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Young men in conflict with police in Northern Ireland

The police reportedly tried to prevent a group of Irish nationalists from clashing with a pro-British group. The rioting took place in the area around Springfield Road before the police disbanded the groups. A cameraman spoke to by Reuters said that about 100 young men began to walk in a row toward an armored police car, and that some began throwing stones.

The escalation of violence led to major unrest in neighboring Britain and Ireland in particular Media reports About the so-called Loyalists are planning new protests this weekend.

“This must end before he is killed or seriously injured,” Irish Foreign Minister Simon Coveney told RTÉ, the public service channel.

His Prime Minister Michel Martin condemned the violence and UK Prime Minister Boris Johnson Twitter He was deeply concerned.

‘Poor’ attacks

Representatives of the main parties in Northern Ireland, Irish left-wing nationalist Sean Fein and the pro-British Unionist National Union – who do not usually agree much – seem to agree.

Democratic Unionist Party leader Arlene Foster and other party leaders in the Regional Parliament held an emergency meeting in Stormont on Thursday, as Northern Ireland Police Chief, Chief of Staff, Simon Byrne, spoke about the security situation. After that, the politicians made a joint statement strongly condemning the unrest.

She added, “Destruction, violence and the threat of violence are totally unacceptable and unjustified whatever fears may exist in society.”

In particular, the bombing of a fuel bus, which injured its driver, and the attack on a photojournalist in Belfast were highlighted as “unfortunate”, AFP reported.

Shortly after the meeting, Stormont, whose members cut short the Easter holidays, was scheduled to gather.

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Growing frustration

Violence rocked Northern Ireland over the past week with riots in the cities of Belfast, Derry, Newtownby and Carrickfergus, the newspaper reported. Watchman. Many were injured when protesters burned cars and threw petrol bombs.

These are scenes that we haven’t seen in Northern Ireland for a very long time and that many people thought we missed in history. Now a collective effort is needed to reduce tensions, says Simon Coveney.

Condemns violence

The wave of violence has since voiced increasing frustration with Britain’s loyalists at the post-Brexit trade barriers between Northern Ireland and the United Kingdom.

In addition, outrage erupted against the police as no charges were brought against Sinn Féin’s party for violating covid-19 restrictions in connection with last year’s funeral for well-known IRA member Bobby Story. This decision led Sinn Fein’s political opponent, to demand the resignation of the provincial police chief.

Sinn Fein, in turn, accuses the DUP of de-escalating tensions by staunchly opposing the new trade rules and calling for the police chief to resign.

Some of the violence is said to have links with criminals. Jonathan Roberts, Northern Ireland’s deputy chief of staff, says it is possible that paramilitary organizations have been involved in the unrest, according to Public Service Channel. BBC.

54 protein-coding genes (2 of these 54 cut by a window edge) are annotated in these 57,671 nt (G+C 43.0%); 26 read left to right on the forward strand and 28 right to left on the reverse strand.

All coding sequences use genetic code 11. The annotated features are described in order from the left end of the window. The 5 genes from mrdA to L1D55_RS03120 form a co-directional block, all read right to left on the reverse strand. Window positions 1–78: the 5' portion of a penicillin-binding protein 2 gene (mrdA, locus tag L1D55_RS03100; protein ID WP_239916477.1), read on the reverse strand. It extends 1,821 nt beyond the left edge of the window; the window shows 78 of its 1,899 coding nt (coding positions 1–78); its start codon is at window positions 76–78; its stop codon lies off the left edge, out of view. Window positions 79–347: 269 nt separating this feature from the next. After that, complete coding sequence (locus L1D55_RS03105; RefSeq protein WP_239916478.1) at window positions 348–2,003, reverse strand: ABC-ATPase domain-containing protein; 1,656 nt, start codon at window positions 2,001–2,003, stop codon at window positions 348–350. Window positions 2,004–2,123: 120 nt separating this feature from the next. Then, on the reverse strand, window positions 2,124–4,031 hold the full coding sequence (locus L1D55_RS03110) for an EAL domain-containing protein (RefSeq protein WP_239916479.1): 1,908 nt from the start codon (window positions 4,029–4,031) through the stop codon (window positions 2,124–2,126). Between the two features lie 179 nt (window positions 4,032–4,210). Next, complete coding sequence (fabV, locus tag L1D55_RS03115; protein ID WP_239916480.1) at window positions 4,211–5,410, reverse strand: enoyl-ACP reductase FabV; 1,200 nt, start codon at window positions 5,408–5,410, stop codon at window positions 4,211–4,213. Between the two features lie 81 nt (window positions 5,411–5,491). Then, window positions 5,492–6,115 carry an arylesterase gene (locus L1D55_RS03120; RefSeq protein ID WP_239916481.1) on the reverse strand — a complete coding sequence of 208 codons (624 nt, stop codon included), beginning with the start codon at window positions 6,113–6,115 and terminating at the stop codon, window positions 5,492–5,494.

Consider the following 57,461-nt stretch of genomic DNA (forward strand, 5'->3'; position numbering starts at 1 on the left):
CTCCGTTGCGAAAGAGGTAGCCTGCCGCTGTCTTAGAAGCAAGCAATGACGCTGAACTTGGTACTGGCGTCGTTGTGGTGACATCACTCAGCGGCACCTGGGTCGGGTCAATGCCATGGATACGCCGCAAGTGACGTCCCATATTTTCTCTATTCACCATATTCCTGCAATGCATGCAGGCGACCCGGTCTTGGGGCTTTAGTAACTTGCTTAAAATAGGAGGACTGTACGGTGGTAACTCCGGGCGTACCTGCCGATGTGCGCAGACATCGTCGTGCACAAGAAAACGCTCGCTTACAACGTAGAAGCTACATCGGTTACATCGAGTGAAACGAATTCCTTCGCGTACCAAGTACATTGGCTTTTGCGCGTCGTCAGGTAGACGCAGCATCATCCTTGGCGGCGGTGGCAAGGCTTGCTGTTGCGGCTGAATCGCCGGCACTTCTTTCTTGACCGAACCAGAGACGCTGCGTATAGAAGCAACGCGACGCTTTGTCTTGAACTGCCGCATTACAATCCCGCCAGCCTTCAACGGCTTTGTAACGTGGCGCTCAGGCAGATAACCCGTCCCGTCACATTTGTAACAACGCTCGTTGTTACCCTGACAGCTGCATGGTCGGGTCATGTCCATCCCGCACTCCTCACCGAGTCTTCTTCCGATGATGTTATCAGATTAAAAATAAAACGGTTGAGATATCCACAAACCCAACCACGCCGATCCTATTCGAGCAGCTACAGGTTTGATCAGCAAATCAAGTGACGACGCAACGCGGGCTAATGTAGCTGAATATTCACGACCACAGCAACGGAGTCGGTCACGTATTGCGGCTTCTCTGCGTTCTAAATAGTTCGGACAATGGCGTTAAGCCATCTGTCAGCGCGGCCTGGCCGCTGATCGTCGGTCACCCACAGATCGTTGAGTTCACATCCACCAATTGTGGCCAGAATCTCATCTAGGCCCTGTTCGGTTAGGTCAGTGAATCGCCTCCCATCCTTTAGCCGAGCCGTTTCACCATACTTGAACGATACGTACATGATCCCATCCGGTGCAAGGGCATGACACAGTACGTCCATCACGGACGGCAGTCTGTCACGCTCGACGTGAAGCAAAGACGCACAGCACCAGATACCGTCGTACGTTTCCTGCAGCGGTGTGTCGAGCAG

Tina Magniergaard Beers / TT

Ann Edleden / Tt

An explosion in clashes between so-called nationalists and loyalists in Belfast, Northern Ireland. Photo: Peter Morrison / AP / TT

A hijacked bus caught fire on Shankill Road in West Belfast, Northern Ireland, after it was set ablaze by British loyalists.

A hijacked bus caught fire on Shankill Road in West Belfast, Northern Ireland, after it was set ablaze by British loyalists. Photo: Peter Morrison / AP / TT

Northern Ireland erupted in the late 1960s into riots and violence between pro-London trade unionists and pro-Irish Republicans. On both sides there were armed movements that used killing and bombing. More than 3,600 people have been killed and tens of thousands injured in the conflict.

In the so-called Good Friday Agreement of 1998, various political groups and the governments of Great Britain and Ireland agreed on the terms of the division of power. The agreement means, among other things, that the borders must be kept open and that the people of the North are free to choose whether they want to be Irish citizens, British citizens, or both. At the same time, Northern Ireland has the right to exit and join the Republic of Ireland, if approved in referendums on both sides of the border.

Since 2007, Northern Ireland has had a functioning regional government for long periods. Since 2015, Northern Ireland has only been ruled by the DUP and Sean Fein, but in early 2017 the government fell, when Sinn Fein left the coalition government. After three years of stalemate, the parties were able to agree on a division of power, and in January, Stormont’s regional parliament was able to reconvene.

The deal’s problems overshadowed Britain’s withdrawal from the European Union negotiations, with the question of what the border between Northern Ireland and Ireland should look like was among the most difficult to resolve. The consequences of Brexit remain difficult to deal with in domestic politics.